Dr. Singh on Research With Antibody-Drug Conjugates in Advanced Bladder Cancer

Parminder Singh, MD
Published: Wednesday, Sep 04, 2019



Parminder Singh, MD, hematologist/oncologist, Mayo Clinic, discusses research being done with antibody-drug conjugates (ADCs) in advanced bladder cancer.

The majority of patients who receive a checkpoint inhibitor will progress, says Singh. In general, the response rate among all checkpoint inhibitors is approximately 15% to 20%. This has left a large unmet need and has prompted research with ADCs, such as enfortumab vedotin and sacituzumab govitecan, adds Singh. There are several ongoing trials with these agents.

Data with enfortumab vedotin, which were presented at the 2019 ASCO Annual Meeting, showed a significant response rate of approximately 44% in patients who had received prior immunotherapy and chemotherapy. Up to 12% of patients achieved a complete response, which is very promising among a pretreated patient population. Singh anticipates that the agent will move forward and become a definitive therapeutic option for this patient population. In July 2019, a biologics license application was submitted to the FDA for the agent for patients with locally advanced or metastatic urothelial cancer who have previously received a PD-1/PD-L1 inhibitor and platinum-based chemotherapy.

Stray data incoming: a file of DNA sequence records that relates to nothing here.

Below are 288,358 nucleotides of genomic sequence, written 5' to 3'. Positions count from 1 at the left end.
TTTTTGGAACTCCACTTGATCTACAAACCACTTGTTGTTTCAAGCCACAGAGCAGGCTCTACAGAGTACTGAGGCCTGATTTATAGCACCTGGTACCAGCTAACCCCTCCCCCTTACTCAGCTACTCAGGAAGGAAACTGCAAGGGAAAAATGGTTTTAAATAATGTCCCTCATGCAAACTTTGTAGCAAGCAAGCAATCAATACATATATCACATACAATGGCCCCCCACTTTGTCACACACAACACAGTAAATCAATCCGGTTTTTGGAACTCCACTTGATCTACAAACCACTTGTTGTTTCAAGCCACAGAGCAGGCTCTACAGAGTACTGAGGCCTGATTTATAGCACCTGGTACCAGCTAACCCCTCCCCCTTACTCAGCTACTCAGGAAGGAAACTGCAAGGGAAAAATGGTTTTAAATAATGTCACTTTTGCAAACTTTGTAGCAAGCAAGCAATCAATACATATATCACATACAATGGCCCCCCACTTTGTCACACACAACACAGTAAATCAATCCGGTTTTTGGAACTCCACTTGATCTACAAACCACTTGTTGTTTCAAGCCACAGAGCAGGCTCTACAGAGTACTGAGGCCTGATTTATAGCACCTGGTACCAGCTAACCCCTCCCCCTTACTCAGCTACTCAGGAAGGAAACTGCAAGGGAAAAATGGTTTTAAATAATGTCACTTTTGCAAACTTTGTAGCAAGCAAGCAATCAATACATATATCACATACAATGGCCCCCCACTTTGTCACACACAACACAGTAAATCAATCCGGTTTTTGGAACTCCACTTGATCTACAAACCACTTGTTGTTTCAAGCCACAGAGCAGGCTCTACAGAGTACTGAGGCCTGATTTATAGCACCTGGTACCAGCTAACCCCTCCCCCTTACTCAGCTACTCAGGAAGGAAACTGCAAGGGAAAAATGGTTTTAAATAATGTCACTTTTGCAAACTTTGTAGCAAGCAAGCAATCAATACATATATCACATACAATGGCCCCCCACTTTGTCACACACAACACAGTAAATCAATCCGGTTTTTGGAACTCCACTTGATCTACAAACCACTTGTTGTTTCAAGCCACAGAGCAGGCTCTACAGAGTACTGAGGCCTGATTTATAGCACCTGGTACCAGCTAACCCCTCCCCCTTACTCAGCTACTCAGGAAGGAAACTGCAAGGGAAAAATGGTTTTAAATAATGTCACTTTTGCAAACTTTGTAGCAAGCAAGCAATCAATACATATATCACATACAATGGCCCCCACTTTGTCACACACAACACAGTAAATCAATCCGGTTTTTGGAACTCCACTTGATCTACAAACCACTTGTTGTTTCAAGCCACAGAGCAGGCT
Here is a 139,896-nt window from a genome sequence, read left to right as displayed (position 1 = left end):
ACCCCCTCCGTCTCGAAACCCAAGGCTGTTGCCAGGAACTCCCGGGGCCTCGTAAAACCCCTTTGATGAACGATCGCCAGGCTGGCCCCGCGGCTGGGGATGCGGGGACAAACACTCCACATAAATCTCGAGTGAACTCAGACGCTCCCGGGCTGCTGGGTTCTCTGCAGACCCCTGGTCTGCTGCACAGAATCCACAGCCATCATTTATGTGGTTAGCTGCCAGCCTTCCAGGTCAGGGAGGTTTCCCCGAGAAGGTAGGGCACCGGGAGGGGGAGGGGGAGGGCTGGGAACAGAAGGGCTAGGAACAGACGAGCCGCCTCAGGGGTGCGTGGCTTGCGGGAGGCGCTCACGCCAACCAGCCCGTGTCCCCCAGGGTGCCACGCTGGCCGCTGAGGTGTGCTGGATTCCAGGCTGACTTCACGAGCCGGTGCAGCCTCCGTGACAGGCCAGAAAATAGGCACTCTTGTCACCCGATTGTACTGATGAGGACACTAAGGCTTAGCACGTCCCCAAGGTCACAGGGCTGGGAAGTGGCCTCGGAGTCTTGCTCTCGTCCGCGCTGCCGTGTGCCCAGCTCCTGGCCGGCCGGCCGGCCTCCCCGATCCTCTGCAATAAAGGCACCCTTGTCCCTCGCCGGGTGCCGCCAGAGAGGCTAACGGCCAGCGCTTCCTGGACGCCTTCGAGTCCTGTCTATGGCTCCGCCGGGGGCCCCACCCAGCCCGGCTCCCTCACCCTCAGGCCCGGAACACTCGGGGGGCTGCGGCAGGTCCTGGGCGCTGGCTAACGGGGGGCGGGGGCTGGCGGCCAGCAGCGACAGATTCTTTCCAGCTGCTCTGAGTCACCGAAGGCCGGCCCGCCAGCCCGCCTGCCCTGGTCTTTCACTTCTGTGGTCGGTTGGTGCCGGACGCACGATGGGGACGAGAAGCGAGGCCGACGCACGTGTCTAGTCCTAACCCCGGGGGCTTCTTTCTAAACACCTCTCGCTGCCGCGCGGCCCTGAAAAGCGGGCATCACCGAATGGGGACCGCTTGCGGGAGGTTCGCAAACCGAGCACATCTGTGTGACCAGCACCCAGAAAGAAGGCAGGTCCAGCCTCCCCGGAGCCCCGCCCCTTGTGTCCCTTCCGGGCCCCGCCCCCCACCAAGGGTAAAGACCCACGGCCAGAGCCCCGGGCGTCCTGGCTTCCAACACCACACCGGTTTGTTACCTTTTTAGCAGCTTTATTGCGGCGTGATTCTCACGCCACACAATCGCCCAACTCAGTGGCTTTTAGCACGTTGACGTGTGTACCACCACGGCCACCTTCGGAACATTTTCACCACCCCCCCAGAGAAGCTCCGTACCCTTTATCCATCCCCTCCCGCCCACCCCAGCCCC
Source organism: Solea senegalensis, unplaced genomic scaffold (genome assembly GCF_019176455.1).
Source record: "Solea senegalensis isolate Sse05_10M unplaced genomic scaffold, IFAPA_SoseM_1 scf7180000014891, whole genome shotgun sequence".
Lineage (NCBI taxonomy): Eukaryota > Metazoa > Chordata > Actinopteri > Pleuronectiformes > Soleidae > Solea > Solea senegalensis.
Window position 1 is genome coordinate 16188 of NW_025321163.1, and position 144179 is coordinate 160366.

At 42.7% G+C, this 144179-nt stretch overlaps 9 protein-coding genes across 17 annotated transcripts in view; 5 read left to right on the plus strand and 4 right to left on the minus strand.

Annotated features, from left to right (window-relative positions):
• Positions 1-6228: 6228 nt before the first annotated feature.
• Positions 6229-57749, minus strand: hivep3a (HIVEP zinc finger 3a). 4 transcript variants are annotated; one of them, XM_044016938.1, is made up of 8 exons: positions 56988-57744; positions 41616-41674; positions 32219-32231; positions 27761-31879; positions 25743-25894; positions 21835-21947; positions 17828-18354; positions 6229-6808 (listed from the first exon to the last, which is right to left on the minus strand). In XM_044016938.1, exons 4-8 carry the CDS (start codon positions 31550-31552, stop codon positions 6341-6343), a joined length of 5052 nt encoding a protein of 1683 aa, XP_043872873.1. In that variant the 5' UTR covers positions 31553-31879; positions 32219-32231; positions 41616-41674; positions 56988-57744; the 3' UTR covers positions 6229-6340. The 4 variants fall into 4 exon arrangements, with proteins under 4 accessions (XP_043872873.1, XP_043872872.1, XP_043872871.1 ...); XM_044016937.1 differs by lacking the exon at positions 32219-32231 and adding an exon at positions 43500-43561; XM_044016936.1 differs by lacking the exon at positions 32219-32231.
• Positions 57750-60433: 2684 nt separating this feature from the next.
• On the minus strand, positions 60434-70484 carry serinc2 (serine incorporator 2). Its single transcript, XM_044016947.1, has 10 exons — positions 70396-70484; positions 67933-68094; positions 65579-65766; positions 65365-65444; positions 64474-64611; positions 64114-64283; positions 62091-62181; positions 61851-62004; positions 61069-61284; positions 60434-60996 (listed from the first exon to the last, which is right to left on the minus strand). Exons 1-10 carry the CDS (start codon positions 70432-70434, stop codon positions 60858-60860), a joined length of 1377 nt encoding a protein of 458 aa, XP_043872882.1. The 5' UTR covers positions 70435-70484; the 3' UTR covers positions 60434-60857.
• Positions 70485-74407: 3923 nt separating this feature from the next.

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Parminder Singh, MD, hematologist/oncologist, Mayo Clinic, discusses research being done with antibody-drug conjugates (ADCs) in advanced bladder cancer.

The majority of patients who receive a checkpoint inhibitor will progress, says Singh. In general, the response rate among all checkpoint inhibitors is approximately 15% to 20%. This has left a large unmet need and has prompted research with ADCs, such as enfortumab vedotin and sacituzumab govitecan, adds Singh. There are several ongoing trials with these agents.

Data with enfortumab vedotin, which were presented at the 2019 ASCO Annual Meeting, showed a significant response rate of approximately 44% in patients who had received prior immunotherapy and chemotherapy. Up to 12% of patients achieved a complete response, which is very promising among a pretreated patient population. Singh anticipates that the agent will move forward and become a definitive therapeutic option for this patient population. In July 2019, a biologics license application was submitted to the FDA for the agent for patients with locally advanced or metastatic urothelial cancer who have previously received a PD-1/PD-L1 inhibitor and platinum-based chemotherapy.



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